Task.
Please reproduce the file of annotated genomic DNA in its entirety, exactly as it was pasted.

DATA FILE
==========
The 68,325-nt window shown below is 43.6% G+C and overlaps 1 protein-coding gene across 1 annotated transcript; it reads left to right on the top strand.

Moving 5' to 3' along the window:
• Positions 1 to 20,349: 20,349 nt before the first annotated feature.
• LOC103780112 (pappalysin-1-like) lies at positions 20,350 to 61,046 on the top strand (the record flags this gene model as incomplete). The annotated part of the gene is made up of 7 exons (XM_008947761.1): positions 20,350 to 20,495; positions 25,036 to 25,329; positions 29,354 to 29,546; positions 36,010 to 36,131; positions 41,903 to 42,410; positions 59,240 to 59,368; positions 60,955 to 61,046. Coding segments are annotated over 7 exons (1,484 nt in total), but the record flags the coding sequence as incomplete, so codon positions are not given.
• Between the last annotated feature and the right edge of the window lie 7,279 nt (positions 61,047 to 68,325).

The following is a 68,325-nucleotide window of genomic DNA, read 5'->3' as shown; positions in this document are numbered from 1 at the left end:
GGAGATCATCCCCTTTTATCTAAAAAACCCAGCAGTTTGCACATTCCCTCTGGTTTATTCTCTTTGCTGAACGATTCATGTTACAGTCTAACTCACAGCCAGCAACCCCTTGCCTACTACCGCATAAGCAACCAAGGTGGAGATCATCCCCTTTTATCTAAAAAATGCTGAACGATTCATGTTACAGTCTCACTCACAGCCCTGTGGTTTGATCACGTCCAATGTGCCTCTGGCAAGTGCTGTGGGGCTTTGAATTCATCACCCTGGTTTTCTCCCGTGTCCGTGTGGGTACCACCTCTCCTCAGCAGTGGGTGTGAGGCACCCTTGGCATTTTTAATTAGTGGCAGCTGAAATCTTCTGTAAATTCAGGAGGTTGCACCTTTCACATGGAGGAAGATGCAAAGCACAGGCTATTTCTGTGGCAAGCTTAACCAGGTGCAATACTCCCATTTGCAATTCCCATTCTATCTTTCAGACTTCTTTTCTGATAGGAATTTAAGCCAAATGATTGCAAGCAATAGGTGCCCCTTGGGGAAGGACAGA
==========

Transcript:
The 68,325-nt window shown below is 43.6% G+C and overlaps 1 protein-coding gene across 1 annotated transcript; it reads left to right on the top strand.

Moving 5' to 3' along the window:
• Positions 1 to 20,349: 20,349 nt before the first annotated feature.
• LOC103780112 (pappalysin-1-like) lies at positions 20,350 to 61,046 on the top strand (the record flags this gene model as incomplete). The annotated part of the gene is made up of 7 exons (XM_008947761.1): positions 20,350 to 20,495; positions 25,036 to 25,329; positions 29,354 to 29,546; positions 36,010 to 36,131; positions 41,903 to 42,410; positions 59,240 to 59,368; positions 60,955 to 61,046. Coding segments are annotated over 7 exons (1,484 nt in total), but the record flags the coding sequence as incomplete, so codon positions are not given.
• Between the last annotated feature and the right edge of the window lie 7,279 nt (positions 61,047 to 68,325).

The following is a 68,325-nucleotide window of genomic DNA, read 5'->3' as shown; positions in this document are numbered from 1 at the left end:
GGAGATCATCCCCTTTTATCTAAAAAACCCAGCAGTTTGCACATTCCCTCTGGTTTATTCTCTTTGCTGAACGATTCATGTTACAGTCTAACTCACAGCCAGCAACCCCTTGCCTACTACCGCATAAGCAACCAAGGTGGAGATCATCCCCTTTTATCTAAAAAATGCTGAACGATTCATGTTACAGTCTCACTCACAGCCCTGTGGTTTGATCACGTCCAATGTGCCTCTGGCAAGTGCTGTGGGGCTTTGAATTCATCACCCTGGTTTTCTCCCGTGTCCGTGTGGGTACCACCTCTCCTCAGCAGTGGGTGTGAGGCACCCTTGGCATTTTTAATTAGTGGCAGCTGAAATCTTCTGTAAATTCAGGAGGTTGCACCTTTCACATGGAGGAAGATGCAAAGCACAGGCTATTTCTGTGGCAAGCTTAACCAGGTGCAATACTCCCATTTGCAATTCCCATTCTATCTTTCAGACTTCTTTTCTGATAGGAATTTAAGCCAAATGATTGCAAGCAATAGGTGCCCCTTGGGGAAGGACAGA